Tcelna is being developed by Opexa Therapeutics as a personalized T-cell immunotherapy for people with secondary progressive multiple sclerosis (SPMS). It is an autologous T-cell vaccine containing autoreactive T-cells. Such a concept is comparatively new in the pharmaceutical industry and for this reason, and because SPMS has a great unmet medical need, the U.S. Food and Drug Administration (FDA) has granted Tcelna fast-track status to help speed its clinical development.

How Tcelna Works

Tcelna is specifically tailored to each patient’s immune response profile to myelin, and it is designed to reduce the number and/or functional activity of specific subsets of myelin-reactive T-cells (MRTC) that are known to attack myelin. The MRTCs are raised against selected peptides from three myelin proteins (myelin basic protein (MBP), myelin oligodendrocyte glycoprotein (MOG), and proteolipid protein (PLP)).

The company manufactures Tcelna using its proprietary ImmPath technology. Opexa describes three main stages in this method of creating a T-cell immunotherapy. First, “procurement” involves collecting the patient’s blood.The “processing” stage encompasses the isolation of peripheral blood mononuclear cells (mainly the immune cells, or lymphocytes, which include T cells) and the generation of an autologous pool of MRTCs. The final stage is “treatment”, where the expanded, irradiated T-cells are reintroduced back to the patient. The attenuated T-cells (that are unable replicate in the body) are reintroduced via subcutaneous injection to trigger a therapeutic immune system response.

History of Tcelna

Five clinical trials have been completed with Tcelna in 356 patients, many with multiple years of treatment, the company reported. According to those studies, Tcelna demonstrated a potential to reduce the Annualized Relapse Rate (ARR) in MS patients and to slow disease progression. Evidence of an improvement in disability was also seen in a number of patients, suggesting a neuroprotective benefit.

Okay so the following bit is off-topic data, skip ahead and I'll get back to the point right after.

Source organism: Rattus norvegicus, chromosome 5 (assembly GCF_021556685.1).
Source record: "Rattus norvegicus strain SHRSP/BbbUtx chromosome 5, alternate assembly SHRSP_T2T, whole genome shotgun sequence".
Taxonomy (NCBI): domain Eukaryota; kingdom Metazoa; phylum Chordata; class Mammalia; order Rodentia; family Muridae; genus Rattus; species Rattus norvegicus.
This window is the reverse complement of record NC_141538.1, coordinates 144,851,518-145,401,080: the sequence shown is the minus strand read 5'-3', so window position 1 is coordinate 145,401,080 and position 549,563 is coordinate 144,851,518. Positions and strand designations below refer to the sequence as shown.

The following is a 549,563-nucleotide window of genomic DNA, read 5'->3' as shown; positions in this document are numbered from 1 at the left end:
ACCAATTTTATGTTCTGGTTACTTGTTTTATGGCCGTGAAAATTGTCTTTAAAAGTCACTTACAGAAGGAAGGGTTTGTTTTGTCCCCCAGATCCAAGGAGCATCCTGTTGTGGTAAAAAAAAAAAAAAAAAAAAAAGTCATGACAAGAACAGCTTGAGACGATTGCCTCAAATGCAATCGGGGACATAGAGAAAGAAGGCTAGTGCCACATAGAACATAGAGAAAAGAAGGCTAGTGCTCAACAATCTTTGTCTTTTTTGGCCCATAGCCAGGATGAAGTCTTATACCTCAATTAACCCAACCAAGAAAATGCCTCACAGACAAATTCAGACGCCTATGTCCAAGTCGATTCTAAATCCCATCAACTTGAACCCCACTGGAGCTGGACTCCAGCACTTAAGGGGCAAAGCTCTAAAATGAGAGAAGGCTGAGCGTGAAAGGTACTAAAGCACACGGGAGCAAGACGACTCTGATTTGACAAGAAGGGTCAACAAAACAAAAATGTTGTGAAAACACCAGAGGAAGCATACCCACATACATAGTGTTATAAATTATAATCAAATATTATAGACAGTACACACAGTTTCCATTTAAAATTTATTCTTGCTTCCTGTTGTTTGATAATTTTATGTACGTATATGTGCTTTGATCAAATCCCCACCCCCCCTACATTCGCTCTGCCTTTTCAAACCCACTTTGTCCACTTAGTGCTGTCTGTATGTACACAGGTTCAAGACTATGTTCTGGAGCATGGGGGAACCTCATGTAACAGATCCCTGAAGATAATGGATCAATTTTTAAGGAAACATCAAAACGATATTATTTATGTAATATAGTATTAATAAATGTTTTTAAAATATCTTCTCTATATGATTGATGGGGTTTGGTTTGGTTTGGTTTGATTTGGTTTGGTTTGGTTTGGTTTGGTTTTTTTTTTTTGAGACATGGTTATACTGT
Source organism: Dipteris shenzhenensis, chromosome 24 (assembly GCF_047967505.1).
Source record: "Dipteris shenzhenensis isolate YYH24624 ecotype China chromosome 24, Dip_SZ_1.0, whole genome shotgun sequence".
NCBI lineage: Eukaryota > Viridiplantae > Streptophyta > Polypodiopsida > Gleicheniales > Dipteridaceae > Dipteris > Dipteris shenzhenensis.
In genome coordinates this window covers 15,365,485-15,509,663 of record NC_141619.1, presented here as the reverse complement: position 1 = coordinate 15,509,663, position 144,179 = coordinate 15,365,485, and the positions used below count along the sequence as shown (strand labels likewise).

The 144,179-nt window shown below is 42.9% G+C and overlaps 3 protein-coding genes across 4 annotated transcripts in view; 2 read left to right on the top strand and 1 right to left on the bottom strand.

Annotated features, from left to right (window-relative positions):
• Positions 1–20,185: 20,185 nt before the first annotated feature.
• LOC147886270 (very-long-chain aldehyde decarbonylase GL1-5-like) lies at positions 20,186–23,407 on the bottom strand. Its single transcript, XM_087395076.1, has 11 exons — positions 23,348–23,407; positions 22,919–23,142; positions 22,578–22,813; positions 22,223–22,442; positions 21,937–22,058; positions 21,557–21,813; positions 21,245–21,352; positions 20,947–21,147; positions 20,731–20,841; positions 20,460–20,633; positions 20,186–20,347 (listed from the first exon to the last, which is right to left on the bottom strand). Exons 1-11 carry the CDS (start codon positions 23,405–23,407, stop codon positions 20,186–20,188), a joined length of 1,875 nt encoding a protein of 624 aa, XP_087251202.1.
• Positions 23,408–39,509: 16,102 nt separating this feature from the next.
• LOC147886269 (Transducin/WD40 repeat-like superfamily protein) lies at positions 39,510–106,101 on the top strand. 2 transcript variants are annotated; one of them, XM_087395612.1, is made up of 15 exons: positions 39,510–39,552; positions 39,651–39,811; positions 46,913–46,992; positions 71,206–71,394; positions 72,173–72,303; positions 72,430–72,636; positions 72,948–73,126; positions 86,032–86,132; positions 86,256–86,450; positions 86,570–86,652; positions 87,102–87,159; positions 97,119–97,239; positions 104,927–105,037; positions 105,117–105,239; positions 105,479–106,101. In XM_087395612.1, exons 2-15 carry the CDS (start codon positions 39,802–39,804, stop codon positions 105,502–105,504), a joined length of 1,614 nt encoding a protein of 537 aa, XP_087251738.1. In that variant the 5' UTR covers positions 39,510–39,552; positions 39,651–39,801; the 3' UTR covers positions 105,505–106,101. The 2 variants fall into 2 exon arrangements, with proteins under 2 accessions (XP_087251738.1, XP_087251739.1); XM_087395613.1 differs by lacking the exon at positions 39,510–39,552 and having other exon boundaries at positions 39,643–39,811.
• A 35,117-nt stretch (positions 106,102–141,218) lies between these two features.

A Phase 2 double-blind and placebo-controlled study in 180 SPMS patients, that began in 2012, is expected to conclude in August 2016. Its primary endpoint is change in brain volume (atrophy) at 24 months as measured by magnetic resonance imaging (MRI), and secondary outcomes include sustained changes in disease progression. This did not meet its primary endpoint of reduction in brain volume change (atrophy), nor did it meet the secondary endpoint of reduction of the rate of sustained disease progression. Tcelna did show a favorable safety and tolerability profile, Opexa Therapeutics announced in October 2016. “We would like to express our sincere thanks to the patients in the Abili-T trial, as well as to the principal investigators and study coordinators, for their contributions to the study”, said Neil K. Warma, President and Chief Executive Officer of Opexa.

Note: Multiple Sclerosis News Today is strictly a news and information website about the disease. It does not provide medical advice, diagnosis, or treatment. This content is not intended to be a substitute for professional medical advice, diagnosis, or treatment. Always seek the advice of your physician or other qualified health provider with any questions you may have regarding a medical condition. Never disregard professional medical advice or delay in seeking it because of something you have read on this website.

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  1. Sharon L McLeod says:

    Diagnosed 2008 RRMS,exactly eight years later I am bedridden! I can’t afford help so I sit ten hours in a soiled diaper until my husband comes home! Please hurry with this medicine!

    • Sheryl says:

      God bless you, Sharon! I have lived with MS since my teens. Now 49. HORRIFIC neuropathic pain in my feet. SPMS for several years now caused me the loss of my nursing career, which led to my husband leaving me. MS has taken control of my life. Pain has left me with no quality of life. I can’t go one much longer.
      PLEASE get drugs for SPMS to the market NOW!

    • Monica says:

      I’m diagnosed 2008 also Spms now – bedridden no hope
      Tried stem cell DIDNT work got worse
      Just read Tcelna still not FDA approved and probably never will be. Last study results were not good

  2. Shawn McQuaige says:

    Look, I was in the clinical trial for tcelna in 2013 and 2014. I have done a 180 degree turn around. It took a full year after my last injection. When can we get this medicine. I have friends who need it. They even said if you are still conducting trials, they wanna sign up. PLEASE HELP

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